Smile: How Young Charlie Chaplin Taught the World to Laugh (and Cry)

illus. by Ed Young. 48p. bibliog. idfilmog. further reading. notes. Candlewick. Mar. 2019. Tr $17.99. ISBN 9780763697617.
Gr 1–5—The duo that illuminated musicians Bird and Diz present the backstory of an internationally acclaimed silent film star, director, and composer. Golio has wisely selected moments from Chaplin's 19th-century London childhood that are laden with sensory components or emotional connections: "Laughing children with colored balloons / A flower seller with his jingly cart and horse…." Scaffolding the heights and depths of life with an absent actor father and a musical mother whose illness led to the poorhouse, the author traces experiences Charlie and his brother absorbed before becoming vaudevillians themselves (the book concludes before adult complexities arise). Throughout pratfalls with troupes in England and America, the siblings and their audiences discerned that "Laughter and Tears were brothers, too." Young's inventive, mixed-media collages play with this duality by balancing subdued scenes with bursts of joyous color. The penultimate spread depicts the tramp costume, freshly fashioned for cinema, stretching diagonally across the gutter—a brown shadow emerging from a patchwork canopy snipped from previous scenes. It echoes the burlap crowd from Chaplin's earliest street dances and prepares readers for the final iconic photograph. Thoughtful design presents the blank verse rendered in white on black—or the reverse—paying homage to the subject's filmmaking, as does the tramp silhouette on the base of each recto that animates when flipped.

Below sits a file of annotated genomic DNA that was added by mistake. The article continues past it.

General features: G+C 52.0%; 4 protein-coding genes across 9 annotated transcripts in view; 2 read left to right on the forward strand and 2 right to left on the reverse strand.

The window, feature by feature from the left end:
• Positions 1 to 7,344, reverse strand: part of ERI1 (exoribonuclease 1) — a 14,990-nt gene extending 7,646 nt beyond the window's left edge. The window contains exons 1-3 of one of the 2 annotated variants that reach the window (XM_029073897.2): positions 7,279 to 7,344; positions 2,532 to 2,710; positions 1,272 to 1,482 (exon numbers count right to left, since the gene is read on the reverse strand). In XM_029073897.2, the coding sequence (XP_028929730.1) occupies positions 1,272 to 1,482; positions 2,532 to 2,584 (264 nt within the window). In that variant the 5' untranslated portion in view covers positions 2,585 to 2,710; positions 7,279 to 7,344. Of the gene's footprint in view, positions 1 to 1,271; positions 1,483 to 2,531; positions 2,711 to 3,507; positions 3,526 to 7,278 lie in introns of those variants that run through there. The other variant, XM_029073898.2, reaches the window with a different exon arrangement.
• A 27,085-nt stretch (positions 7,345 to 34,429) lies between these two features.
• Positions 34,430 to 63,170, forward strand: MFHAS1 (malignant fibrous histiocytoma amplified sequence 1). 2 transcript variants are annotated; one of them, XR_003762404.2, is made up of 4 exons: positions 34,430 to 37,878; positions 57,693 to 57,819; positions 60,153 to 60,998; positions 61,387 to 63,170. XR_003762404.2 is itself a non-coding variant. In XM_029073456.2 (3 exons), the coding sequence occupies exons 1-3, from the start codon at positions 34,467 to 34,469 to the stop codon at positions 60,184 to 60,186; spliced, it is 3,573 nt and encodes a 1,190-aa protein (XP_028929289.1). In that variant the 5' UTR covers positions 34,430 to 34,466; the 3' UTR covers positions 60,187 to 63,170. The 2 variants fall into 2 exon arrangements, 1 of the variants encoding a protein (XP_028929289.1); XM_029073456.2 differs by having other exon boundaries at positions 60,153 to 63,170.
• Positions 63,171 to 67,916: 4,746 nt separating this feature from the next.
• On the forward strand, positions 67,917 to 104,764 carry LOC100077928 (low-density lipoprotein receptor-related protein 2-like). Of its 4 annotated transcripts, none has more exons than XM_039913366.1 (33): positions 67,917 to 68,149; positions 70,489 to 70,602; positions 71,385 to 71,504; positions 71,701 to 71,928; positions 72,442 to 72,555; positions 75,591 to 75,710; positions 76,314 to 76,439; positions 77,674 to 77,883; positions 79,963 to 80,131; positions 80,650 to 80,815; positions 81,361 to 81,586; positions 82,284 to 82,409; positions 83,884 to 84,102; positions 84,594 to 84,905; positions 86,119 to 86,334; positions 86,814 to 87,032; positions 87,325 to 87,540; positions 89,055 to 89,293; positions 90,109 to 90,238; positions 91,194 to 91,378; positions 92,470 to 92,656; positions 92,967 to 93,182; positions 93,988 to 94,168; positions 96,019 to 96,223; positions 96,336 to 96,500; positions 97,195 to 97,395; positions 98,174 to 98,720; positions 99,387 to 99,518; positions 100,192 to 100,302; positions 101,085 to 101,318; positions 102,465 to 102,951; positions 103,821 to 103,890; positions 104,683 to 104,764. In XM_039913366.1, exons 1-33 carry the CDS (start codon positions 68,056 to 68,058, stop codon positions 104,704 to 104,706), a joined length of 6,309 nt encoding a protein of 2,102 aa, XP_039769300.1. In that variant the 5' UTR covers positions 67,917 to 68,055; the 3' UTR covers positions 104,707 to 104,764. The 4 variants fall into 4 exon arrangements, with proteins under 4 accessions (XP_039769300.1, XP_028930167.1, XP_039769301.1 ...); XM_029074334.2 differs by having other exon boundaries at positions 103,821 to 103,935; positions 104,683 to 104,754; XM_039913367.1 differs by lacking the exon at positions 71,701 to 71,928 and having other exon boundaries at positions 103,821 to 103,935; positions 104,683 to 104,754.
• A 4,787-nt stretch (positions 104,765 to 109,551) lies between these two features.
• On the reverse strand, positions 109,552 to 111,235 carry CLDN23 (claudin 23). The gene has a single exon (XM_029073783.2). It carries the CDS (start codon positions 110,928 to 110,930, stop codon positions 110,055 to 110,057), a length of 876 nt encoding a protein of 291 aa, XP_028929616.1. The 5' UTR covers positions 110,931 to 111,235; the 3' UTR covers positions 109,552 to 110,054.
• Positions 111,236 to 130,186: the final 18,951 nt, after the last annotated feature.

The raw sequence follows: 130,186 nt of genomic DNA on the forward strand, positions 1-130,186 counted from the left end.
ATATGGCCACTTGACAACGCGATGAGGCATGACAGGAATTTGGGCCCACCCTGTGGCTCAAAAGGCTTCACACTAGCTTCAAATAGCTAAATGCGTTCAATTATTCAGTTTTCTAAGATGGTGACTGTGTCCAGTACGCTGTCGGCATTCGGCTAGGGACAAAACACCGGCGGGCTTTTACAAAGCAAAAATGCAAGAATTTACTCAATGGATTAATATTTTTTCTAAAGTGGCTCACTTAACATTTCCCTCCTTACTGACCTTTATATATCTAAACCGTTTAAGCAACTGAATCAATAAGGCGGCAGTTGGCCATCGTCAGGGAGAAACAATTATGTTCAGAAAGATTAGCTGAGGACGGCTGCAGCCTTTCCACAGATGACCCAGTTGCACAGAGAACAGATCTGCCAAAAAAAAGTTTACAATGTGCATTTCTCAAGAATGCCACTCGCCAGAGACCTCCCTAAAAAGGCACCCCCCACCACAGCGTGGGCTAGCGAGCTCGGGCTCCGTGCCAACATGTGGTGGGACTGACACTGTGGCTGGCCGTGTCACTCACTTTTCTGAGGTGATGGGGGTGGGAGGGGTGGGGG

VERDICT Adults will appreciate the informative and creative approach, as well as the afterword, bibliography, and textual nod to the titular lyrics. Children will cheer for the class clown's success.

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